Leaders-zoning could delay ReThink Folly Road vision
CHARLESTON COUNTY, SC (WCSC) - The ReThink Folly Road steering committee met Thursday to discuss next steps for the corridor's transformation, revealing development could hinder the plan getting off the ground.
It's been nearly two years since a design charrette was held for public input in May 2015. Since then, the Berkeley Charleston Dorchester Council of Governments (BCDCOG) completed a streets study to better establish a vision for the busy corridor.
That study was completed in cooperation with the town of James Island, the city of Charleston, City of Folly Beach, Charleston County, South Carolina Department of Transportation and Charleston Area Regional Transit Authority (CARTA). The municipalities joined a Memorandum of Agreement last year to cooperate on the project, focusing on five priorities: safety, connectivity, green, value and synchronicity. Yet, some committee members said all stakeholders need to be on the same page regarding James Island zoning for the project to succeed.
"This process won't work unless the city and town and county agree on certain aspects of zoning. That's part of the Folly Road conversation," Charleston County Councilman Joe Qualey said Thursday. Qualey said there are still plats in the City of Charleston zoning that are "Gathering Place" and would contribute to density concerns.
According to the ReThink Folly plan, Folly Beach, the town of James Island and Charleston County all previously approved a Folly Road Overlay Zoning District in 2014. The city of Charleston did not opt into the overlay.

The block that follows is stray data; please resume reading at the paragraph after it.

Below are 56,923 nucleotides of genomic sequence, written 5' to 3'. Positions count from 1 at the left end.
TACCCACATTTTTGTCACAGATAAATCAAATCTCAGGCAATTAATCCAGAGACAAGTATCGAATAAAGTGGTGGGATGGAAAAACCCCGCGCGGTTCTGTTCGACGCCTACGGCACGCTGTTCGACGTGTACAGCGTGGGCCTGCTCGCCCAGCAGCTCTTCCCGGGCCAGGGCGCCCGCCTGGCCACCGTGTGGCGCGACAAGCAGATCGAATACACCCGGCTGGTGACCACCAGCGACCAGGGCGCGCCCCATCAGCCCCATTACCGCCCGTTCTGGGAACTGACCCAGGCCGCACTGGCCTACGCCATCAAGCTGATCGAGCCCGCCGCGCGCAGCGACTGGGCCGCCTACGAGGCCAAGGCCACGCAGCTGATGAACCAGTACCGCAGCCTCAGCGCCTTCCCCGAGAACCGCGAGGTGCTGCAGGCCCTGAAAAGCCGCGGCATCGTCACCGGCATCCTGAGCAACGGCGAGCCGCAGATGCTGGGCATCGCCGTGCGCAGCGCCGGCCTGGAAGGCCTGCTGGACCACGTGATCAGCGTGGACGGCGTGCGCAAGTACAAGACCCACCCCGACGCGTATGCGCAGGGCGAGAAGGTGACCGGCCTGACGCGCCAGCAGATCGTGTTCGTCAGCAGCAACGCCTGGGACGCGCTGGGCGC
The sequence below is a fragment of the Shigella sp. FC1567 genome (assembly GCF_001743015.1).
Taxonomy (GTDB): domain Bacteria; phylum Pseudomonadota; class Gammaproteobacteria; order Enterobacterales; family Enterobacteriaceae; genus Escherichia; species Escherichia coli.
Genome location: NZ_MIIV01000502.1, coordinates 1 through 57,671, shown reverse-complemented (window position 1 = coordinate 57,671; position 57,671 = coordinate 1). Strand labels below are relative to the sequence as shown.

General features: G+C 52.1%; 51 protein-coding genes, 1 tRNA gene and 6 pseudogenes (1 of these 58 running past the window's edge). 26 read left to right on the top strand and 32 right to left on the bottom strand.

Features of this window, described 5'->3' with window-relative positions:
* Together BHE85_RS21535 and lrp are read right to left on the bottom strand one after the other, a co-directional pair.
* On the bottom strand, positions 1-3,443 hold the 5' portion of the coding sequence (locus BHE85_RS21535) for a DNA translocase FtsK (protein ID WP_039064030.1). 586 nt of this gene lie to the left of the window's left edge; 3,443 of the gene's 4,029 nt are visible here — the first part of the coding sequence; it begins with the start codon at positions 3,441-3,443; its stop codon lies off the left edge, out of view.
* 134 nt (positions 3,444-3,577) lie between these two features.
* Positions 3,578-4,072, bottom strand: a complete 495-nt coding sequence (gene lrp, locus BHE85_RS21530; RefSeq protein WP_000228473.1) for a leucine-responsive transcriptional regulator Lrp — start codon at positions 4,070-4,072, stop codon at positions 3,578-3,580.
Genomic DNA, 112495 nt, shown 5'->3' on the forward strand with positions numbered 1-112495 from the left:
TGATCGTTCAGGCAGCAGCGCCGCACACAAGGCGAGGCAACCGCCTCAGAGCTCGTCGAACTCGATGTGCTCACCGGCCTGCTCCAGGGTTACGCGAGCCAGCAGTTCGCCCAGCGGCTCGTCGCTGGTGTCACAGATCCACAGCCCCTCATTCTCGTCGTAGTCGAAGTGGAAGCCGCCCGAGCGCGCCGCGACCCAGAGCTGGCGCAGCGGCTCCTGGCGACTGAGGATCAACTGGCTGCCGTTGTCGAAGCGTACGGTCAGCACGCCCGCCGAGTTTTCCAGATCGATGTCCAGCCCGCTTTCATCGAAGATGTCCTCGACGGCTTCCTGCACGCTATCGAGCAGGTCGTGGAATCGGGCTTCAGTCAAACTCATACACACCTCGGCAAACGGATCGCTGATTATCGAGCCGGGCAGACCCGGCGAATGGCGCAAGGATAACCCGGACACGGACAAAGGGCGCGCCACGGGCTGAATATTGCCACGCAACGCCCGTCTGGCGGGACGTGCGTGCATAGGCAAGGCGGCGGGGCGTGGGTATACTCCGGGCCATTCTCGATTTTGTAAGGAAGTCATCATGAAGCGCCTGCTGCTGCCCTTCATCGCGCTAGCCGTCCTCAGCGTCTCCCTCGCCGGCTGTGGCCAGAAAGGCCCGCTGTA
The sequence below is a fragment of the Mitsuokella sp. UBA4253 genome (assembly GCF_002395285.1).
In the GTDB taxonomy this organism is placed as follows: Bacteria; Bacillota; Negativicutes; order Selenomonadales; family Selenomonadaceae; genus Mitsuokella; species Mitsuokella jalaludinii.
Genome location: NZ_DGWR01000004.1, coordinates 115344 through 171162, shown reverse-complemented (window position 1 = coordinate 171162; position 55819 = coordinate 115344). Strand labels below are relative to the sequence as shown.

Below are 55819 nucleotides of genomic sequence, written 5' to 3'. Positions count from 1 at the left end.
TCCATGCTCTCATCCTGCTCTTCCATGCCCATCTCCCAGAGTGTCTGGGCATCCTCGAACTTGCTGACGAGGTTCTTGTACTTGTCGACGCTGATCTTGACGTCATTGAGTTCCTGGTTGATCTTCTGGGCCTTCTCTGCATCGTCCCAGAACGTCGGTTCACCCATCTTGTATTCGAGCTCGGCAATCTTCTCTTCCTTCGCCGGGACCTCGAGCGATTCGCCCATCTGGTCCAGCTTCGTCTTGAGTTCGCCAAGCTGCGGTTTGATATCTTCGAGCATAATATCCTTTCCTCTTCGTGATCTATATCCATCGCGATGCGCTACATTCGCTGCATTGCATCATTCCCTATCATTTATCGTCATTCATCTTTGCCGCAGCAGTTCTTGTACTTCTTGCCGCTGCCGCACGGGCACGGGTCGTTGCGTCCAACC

"Cool businesses that connect that can feed off one another, safe bike lanes, a safe place for children, outdoor areas. That's wonderful," James Island resident Carolyn Sotka said of the overall concept for transforming Folly Road. "Without getting rid of all these different zonings, I don't really understand how it's all going to come together."
"It's going to be quite a test to see how everyone comes together, and how well we can implement." City of Charleston Council member Kathleen Wilson said. "Even the smallest things take cooperation from everyone. That's what we're hoping for."
Yet, Wilson said her focus is on "realistic and practical" items such as synching the road's traffic lights and expediting traffic to and from Folly Beach. James Island Mayor Bill Woolsey, who chairs the steering committee, shared such priorities.
"As part of this project, they said this was low hanging fruit and if we could get the stoplights working on Folly Road it could concretely improve the traffic," the mayor said.
According to Wilson, the full vision of ReThink Folly could be twenty years in the making.
Recommended projects include building continuous sidewalks and protected bike ways, increasing tree canopies and optimizing traffic signal timing. In addition, the study recommends other mobility initiatives including increasing comfort and safety for walkers and riders by reducing speed limits as well as improving bus stops with possible implementation of a "Folly Trolly" service to the beach.
Potential funding sources projected by the BCDCOG study include grant money as well as SCDOT, TIGER, and CARTA funding, plus county, city and town resources.
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